Kentucky Mountain Saddle Horse
by: Barbara Weatherwax
Common Sense + Winter = Great
Cold winter weather can put a snag
into riding plans. But remember, the out-of-doors, and all that
comes with it, is a natural environment for your horse. Don’t put
off riding just because of the weather. With attention to safety
measures and a healthy dose of common sense and proper attire,
different weather will simply expand your options for new trail
Snow can be a lovely landscape for a
horse-back-ride. Save exploring for the fair weather days. In the
snow, even familiar trails take on a whole new appearance.
Common-place items like mailboxes, parked cars, boulders and tree
stumps can be mysterious and even scary to a horse when they are
covered with mounds of white. If your horse is new to winter
weather, be patient until it learns to accept these changes.
Take time and stick to trails you’re
acquainted with. Remember, fresh snow can camouflage holes,
drop-offs and poor footing. Don’t risk asking your horse to walk on
pavement or other slick surfaces that might be frozen. Black ice can
A hoofpick is a necessity on snowy
rides. Snow can pack into the hoof and actually create balls of ice
and snow that make it difficult and even dangerous for a horse to
travel. Check your horse’s feet regularly and use the hoofpick to
clean the hooves whenever necessary. Before the ride you might
prepare for snowy possibilities by applying Vaseline, WD40, or
vegetable oil to the frogs of your horse’s feet. It can help to
guard against snow build up. If you often ride in the snow, you
might even want to have rubber pads mounted under your horse’s
shoes, or consider leaving your horse barefoot. Of course this
should be done only after discussing it with your farrier, because
he will best know the strength of your horse’s hooves. Folks who
choose to pull the shoes for the winter often run into the problem
of damaged feet. Once a horse’s feet get chipped and disfigured, it
can take a number of shoeings before they are back to normal.
Make sure you are dressed warmly. Be
careful that your winter boots are not too big to be pulled safely
from your stirrups. Don’t wear a long and loose scarf that could get
tangled in the brush or tree branches. Wear gloves with a good grip
and preferably ones that won’t become soaked with moisture.
Wear a slicker to cover the saddle in
wet weather. You may want to add tapaderos or stirrup hoods to
stirrups, and a sheepskin cover for your saddle can be real cozy.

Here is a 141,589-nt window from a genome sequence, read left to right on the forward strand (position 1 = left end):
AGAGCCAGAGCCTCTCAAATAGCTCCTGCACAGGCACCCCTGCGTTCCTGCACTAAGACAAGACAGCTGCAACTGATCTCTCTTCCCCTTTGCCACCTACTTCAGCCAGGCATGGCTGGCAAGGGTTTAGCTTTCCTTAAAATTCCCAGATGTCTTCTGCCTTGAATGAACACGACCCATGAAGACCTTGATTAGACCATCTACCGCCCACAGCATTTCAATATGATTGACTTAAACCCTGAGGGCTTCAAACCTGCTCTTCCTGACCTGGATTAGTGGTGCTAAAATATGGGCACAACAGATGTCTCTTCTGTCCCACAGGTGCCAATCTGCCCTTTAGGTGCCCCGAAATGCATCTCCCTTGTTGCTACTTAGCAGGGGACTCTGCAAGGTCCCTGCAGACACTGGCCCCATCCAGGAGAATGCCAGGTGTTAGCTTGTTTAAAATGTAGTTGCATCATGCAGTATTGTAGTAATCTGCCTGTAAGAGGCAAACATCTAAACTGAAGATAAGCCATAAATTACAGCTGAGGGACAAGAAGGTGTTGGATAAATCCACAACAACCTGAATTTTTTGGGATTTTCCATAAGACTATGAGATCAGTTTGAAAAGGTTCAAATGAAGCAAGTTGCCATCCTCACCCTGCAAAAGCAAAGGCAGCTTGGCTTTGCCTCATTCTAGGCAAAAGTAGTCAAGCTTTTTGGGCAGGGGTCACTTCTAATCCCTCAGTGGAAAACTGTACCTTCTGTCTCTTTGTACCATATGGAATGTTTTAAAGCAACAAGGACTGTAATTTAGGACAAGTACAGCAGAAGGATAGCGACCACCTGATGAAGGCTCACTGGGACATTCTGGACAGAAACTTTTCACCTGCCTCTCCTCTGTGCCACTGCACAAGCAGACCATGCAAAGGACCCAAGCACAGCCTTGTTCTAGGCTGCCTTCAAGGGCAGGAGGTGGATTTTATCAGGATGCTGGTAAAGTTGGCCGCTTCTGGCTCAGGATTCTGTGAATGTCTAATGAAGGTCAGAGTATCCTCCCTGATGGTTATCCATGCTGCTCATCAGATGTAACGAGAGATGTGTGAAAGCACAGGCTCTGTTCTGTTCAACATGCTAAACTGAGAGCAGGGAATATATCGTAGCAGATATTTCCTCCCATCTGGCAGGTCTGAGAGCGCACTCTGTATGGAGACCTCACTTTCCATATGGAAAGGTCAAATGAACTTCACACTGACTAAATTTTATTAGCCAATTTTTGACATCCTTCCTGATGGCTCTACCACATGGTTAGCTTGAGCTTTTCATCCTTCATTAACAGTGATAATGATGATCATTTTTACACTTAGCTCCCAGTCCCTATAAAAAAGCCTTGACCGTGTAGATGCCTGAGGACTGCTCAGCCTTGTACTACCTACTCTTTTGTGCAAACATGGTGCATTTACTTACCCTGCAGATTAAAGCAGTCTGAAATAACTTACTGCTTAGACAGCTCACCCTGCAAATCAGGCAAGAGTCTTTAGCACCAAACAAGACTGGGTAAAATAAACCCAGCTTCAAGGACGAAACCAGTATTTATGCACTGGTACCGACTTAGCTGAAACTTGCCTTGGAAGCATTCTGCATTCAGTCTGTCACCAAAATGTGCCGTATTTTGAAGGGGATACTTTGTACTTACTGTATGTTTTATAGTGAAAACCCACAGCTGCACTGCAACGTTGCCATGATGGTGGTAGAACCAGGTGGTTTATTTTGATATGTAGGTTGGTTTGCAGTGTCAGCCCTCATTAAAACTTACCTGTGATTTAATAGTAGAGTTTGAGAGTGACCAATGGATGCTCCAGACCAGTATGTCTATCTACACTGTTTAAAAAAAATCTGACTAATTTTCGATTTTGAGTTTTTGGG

Don’t put an icy cold bit into your horse’s mouth; hold it under
your arm for a while.
Your horse, with its heavy winter
coat, will tend to sweat more on a snowy ride. If you ride
frequently in this cold weather, you may want to consider clipping
its belly and legs, so the sweat can be wicked off the horse easier.
Planning ahead is the only way we can enjoy the winter season. Part
of the planning is having good serviceable blankets on hand for each
of your horses. I don’t blanket my horses as a general rule. I
prefer to let the horse’s natural thermostat control its body
comfort during the cold. There are, of course valid reasons for
keeping a horse blanketed but there are also legitimate reasons for
not blanketing. If the horse is a show or competition horse that is
kept in a barn, with all the accompanying upkeep, blanketing will
keep the horse’s coat slick and show-time ready. If the horse is
primarily a pleasure horse, it may be best to forget the blanket.
Left unblanketed, the horse’s body thermostat can control hair
growth and other physical survival mechanisms. Once the blanketing
process interferes with this natural ability, the horse owner
assumes the ongoing responsibility of providing artificial
This being said, I keep two blankets
available for each of my horses. One is a cotton sheet I use for
the trailer ride home after a ride. This protects the horse when its
coat is damp from exercise. The cotton blanket holds the horse’s own
body heat in allowing it to dry naturally. Do remove the sheet once
the horse has dried. It you leave it on, it holds the hair down
against the horse’s skin and doesn’t allow for “fluffing” which
creates insulation necessary for the horse to maintain body warmth.
(a cotton blanket is also maintenance-friendly and can be washed in
your washing machine, and repaired on a home sewing machine.)
The second blanket is warm, lined and
water-resistant. I want to have this available for those times when
the horse gets wet to the skin, and is winter-time cold. Sometimes,
after a vigorous ride, I put the heavy blanket over the cotton one
for the ride home and overnight. Then in the morning, depending on
the weather, I take the heavy one off at breakfast, and remove the
cotton one when the sun shines. This should not interfere with the
natural thermostat kicking in, because it’s done gradually.
So get out there and create memories
for yourself and enjoy the process!
me on my email: email@example.com with your specific questions or
thoughts about the Mountain Horses. And Happy Gaiting!